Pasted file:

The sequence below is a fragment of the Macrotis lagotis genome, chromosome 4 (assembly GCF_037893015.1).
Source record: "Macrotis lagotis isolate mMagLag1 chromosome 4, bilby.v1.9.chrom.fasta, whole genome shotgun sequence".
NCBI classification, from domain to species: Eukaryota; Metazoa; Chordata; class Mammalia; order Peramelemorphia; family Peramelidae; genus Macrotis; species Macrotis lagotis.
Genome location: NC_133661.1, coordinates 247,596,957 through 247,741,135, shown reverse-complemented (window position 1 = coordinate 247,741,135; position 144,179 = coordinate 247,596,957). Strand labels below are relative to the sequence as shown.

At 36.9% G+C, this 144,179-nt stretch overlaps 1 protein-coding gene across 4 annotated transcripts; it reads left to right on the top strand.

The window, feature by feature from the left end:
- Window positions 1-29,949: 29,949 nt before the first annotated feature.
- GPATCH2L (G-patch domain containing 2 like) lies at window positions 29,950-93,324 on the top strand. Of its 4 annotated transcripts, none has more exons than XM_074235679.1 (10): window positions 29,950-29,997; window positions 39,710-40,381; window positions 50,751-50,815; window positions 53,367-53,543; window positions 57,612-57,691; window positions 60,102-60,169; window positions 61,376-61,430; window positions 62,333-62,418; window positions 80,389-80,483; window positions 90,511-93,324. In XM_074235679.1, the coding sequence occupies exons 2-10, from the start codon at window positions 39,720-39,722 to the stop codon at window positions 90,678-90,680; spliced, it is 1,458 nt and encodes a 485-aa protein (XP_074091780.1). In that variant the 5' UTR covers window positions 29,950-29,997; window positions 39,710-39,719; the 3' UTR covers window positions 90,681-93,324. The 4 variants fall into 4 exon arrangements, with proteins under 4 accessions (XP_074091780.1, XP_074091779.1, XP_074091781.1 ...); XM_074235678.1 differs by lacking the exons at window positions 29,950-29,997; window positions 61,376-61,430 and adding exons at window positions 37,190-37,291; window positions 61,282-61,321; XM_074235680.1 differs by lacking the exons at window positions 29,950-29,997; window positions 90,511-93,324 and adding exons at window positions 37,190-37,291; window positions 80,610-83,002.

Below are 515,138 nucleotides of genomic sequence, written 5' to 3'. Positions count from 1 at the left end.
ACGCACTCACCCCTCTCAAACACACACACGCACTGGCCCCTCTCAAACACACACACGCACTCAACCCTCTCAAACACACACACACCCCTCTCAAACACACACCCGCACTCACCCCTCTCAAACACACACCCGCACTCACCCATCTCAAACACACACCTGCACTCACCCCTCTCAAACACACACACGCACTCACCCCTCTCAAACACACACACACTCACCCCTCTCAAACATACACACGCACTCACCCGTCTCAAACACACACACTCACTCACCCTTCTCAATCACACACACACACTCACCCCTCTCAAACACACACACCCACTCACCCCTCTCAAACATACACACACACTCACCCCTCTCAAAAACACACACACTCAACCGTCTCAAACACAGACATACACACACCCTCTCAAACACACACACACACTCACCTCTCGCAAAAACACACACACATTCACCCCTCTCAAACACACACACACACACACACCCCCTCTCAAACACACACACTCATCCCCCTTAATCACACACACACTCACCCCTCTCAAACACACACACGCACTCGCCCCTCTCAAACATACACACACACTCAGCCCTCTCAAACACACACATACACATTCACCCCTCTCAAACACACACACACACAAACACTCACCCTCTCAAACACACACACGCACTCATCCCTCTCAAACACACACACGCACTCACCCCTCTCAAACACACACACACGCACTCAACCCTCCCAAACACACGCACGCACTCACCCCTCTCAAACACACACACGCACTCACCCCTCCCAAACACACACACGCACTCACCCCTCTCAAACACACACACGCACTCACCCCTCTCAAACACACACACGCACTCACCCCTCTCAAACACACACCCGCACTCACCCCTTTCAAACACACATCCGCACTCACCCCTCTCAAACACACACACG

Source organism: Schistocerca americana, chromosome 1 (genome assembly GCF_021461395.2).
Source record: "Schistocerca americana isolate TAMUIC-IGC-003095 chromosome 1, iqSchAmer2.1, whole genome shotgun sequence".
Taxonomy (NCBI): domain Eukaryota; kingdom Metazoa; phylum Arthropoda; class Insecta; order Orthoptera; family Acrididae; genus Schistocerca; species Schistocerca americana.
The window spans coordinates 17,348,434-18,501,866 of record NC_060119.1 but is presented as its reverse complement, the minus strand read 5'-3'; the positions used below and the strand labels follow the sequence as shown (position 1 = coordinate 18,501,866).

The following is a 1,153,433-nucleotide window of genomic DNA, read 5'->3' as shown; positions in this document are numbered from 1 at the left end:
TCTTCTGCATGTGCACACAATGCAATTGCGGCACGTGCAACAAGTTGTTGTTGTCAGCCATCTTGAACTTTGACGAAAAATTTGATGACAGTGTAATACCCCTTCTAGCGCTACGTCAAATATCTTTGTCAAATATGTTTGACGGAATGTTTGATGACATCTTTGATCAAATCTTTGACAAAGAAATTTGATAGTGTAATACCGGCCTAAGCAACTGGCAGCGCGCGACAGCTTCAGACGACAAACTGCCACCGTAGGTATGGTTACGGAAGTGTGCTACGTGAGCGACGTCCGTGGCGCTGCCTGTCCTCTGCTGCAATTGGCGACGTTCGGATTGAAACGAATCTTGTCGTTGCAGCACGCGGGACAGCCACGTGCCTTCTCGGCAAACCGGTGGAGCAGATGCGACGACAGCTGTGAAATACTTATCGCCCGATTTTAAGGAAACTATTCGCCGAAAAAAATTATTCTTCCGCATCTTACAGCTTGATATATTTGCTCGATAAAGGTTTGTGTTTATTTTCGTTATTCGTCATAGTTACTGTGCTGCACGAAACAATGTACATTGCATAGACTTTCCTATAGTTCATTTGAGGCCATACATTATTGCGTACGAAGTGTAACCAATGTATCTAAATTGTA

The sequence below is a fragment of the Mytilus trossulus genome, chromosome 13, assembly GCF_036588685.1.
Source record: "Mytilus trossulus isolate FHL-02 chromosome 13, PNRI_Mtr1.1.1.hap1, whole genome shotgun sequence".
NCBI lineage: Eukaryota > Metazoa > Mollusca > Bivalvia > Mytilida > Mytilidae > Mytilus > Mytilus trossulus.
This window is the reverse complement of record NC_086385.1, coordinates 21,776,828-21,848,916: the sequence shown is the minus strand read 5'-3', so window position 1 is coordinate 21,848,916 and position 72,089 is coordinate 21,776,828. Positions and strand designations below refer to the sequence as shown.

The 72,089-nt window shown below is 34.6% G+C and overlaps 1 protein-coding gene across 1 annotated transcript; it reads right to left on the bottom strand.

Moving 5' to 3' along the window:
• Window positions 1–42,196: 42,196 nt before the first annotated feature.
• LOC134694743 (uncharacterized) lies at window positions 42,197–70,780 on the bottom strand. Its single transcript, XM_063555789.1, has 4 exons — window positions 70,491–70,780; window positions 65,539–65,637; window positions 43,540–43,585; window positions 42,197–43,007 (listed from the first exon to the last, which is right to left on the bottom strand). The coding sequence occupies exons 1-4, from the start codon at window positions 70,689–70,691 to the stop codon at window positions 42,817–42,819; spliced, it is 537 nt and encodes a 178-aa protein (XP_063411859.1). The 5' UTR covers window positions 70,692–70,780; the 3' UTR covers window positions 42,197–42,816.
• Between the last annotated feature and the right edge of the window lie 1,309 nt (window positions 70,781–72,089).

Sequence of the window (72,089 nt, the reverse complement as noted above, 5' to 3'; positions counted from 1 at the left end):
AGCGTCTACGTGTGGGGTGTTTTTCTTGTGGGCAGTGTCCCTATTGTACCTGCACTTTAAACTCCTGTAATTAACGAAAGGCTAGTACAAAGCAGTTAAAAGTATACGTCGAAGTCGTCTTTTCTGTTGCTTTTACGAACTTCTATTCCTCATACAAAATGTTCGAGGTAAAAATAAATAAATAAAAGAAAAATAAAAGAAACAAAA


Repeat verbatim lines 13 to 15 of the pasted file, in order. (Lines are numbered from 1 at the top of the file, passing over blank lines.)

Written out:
Taxonomy (NCBI): domain Eukaryota; kingdom Metazoa; phylum Arthropoda; class Insecta; order Orthoptera; family Acrididae; genus Schistocerca; species Schistocerca americana.
The window spans coordinates 17,348,434-18,501,866 of record NC_060119.1 but is presented as its reverse complement, the minus strand read 5'-3'; the positions used below and the strand labels follow the sequence as shown (position 1 = coordinate 18,501,866).

The following is a 1,153,433-nucleotide window of genomic DNA, read 5'->3' as shown; positions in this document are numbered from 1 at the left end: